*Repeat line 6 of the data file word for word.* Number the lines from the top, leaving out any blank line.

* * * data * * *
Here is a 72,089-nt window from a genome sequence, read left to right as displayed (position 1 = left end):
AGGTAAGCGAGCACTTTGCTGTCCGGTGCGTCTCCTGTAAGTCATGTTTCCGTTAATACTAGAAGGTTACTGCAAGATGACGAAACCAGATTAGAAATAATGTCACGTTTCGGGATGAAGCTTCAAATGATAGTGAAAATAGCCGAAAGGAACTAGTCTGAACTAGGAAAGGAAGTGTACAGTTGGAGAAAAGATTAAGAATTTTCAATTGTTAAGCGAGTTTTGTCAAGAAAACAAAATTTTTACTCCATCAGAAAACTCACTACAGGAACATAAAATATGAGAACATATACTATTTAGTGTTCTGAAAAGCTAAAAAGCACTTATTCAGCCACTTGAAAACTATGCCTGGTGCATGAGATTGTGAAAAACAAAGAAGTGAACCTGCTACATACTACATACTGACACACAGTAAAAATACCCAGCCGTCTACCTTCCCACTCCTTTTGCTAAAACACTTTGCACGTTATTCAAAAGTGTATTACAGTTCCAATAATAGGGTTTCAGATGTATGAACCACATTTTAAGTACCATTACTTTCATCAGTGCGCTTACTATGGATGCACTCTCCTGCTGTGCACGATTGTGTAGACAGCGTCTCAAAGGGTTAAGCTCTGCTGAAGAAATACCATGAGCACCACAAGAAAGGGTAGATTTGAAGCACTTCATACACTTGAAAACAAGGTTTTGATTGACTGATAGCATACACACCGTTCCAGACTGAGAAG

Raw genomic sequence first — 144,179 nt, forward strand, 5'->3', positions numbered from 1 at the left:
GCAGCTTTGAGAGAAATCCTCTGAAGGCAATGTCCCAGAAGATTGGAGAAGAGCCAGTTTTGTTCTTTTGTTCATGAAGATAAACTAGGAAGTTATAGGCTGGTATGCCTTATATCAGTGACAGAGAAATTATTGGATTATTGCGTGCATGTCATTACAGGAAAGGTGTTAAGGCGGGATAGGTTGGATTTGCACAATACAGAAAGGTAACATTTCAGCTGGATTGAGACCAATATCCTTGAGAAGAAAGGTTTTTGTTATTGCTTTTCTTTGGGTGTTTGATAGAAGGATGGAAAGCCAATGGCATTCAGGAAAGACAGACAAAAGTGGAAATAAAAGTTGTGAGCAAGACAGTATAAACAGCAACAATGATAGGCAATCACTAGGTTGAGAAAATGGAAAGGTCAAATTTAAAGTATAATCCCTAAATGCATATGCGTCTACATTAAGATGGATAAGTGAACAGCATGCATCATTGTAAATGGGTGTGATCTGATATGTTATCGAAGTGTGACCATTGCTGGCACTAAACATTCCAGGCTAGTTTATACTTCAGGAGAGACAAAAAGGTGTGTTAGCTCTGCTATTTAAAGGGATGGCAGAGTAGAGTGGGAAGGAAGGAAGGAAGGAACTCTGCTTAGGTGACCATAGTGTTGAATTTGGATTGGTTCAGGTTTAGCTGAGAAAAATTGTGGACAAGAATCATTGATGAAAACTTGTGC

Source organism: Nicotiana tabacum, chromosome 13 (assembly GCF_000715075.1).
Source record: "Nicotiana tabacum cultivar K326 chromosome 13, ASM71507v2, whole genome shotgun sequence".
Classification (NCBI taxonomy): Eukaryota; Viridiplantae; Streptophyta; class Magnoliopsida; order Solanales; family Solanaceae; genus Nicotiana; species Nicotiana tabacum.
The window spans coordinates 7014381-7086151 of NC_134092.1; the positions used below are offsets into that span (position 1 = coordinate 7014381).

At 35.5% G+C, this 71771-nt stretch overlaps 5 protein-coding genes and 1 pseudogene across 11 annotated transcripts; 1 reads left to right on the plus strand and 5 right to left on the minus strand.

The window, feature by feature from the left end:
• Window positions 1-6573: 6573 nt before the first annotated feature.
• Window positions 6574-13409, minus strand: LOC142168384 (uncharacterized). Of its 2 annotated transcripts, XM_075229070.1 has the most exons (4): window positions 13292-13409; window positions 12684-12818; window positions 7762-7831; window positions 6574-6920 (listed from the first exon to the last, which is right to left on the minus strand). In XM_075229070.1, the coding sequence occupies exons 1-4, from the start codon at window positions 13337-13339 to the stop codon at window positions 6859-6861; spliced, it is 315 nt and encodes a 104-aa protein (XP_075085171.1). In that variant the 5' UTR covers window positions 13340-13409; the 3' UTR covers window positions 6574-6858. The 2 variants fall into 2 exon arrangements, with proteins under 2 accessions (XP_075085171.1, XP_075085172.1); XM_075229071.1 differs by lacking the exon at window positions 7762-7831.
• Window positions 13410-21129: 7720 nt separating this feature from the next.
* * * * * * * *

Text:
Source record: "Nicotiana tabacum cultivar K326 chromosome 13, ASM71507v2, whole genome shotgun sequence".